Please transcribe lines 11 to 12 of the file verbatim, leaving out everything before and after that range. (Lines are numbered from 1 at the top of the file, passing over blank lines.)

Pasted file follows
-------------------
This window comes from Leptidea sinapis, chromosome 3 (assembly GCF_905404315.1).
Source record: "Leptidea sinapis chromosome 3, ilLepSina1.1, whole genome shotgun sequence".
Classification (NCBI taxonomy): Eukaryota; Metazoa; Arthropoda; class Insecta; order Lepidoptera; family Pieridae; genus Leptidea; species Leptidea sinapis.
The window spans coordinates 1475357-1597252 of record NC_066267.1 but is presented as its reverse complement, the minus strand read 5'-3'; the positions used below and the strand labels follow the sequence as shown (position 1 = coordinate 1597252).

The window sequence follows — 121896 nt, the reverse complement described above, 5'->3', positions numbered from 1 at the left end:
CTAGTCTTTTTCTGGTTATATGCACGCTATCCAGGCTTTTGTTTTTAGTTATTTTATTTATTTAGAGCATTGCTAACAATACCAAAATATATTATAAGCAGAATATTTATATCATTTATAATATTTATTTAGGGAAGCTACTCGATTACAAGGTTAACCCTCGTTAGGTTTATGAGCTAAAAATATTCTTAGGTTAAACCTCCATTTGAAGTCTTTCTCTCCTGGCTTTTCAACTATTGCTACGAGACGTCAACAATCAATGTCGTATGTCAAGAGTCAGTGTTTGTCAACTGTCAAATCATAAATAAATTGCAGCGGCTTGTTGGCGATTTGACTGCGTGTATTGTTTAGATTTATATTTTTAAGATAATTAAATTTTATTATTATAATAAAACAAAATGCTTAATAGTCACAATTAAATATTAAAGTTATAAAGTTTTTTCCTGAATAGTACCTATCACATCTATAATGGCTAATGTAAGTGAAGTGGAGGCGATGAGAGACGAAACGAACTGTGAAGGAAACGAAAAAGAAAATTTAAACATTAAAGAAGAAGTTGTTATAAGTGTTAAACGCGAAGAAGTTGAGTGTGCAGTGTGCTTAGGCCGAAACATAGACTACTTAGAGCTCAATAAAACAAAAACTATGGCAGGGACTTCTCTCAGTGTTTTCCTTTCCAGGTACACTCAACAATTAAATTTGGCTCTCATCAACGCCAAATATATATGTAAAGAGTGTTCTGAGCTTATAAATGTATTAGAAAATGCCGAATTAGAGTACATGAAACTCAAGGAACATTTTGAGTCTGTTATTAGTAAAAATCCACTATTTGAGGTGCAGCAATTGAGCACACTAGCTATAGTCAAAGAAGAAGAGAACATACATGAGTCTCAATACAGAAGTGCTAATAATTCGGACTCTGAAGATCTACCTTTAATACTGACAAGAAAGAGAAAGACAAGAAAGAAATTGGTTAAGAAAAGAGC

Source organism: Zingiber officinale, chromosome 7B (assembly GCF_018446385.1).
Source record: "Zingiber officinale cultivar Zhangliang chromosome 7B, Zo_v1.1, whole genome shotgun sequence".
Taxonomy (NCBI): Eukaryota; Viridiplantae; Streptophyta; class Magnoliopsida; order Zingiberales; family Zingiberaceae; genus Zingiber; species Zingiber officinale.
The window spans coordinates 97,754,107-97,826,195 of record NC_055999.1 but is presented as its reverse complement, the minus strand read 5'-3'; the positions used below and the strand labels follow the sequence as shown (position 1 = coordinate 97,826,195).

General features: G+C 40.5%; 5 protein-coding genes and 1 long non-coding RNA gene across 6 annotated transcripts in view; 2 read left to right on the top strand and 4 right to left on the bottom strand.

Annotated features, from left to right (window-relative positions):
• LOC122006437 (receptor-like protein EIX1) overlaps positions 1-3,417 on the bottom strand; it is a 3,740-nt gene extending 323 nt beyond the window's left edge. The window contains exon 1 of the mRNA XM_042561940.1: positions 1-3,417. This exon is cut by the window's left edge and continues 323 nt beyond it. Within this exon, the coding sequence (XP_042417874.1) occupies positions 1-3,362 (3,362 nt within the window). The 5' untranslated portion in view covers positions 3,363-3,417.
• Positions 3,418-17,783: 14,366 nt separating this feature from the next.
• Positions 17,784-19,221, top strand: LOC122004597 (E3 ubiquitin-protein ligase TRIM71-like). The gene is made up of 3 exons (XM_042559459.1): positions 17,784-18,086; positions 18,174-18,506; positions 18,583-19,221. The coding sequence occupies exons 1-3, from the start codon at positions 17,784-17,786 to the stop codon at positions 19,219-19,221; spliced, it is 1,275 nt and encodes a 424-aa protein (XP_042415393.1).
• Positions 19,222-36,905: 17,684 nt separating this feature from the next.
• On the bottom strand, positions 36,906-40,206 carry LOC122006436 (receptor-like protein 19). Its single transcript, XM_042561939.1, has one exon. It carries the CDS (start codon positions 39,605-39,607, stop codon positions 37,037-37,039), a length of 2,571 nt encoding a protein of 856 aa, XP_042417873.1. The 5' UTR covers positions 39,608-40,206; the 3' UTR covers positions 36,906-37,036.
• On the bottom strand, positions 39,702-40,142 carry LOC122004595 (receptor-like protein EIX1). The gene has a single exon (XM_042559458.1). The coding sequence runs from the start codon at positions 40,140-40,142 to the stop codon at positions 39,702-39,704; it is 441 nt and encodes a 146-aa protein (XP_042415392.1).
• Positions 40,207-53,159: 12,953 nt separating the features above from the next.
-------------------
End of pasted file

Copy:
General features: G+C 40.5%; 5 protein-coding genes and 1 long non-coding RNA gene across 6 annotated transcripts in view; 2 read left to right on the top strand and 4 right to left on the bottom strand.

Annotated features, from left to right (window-relative positions):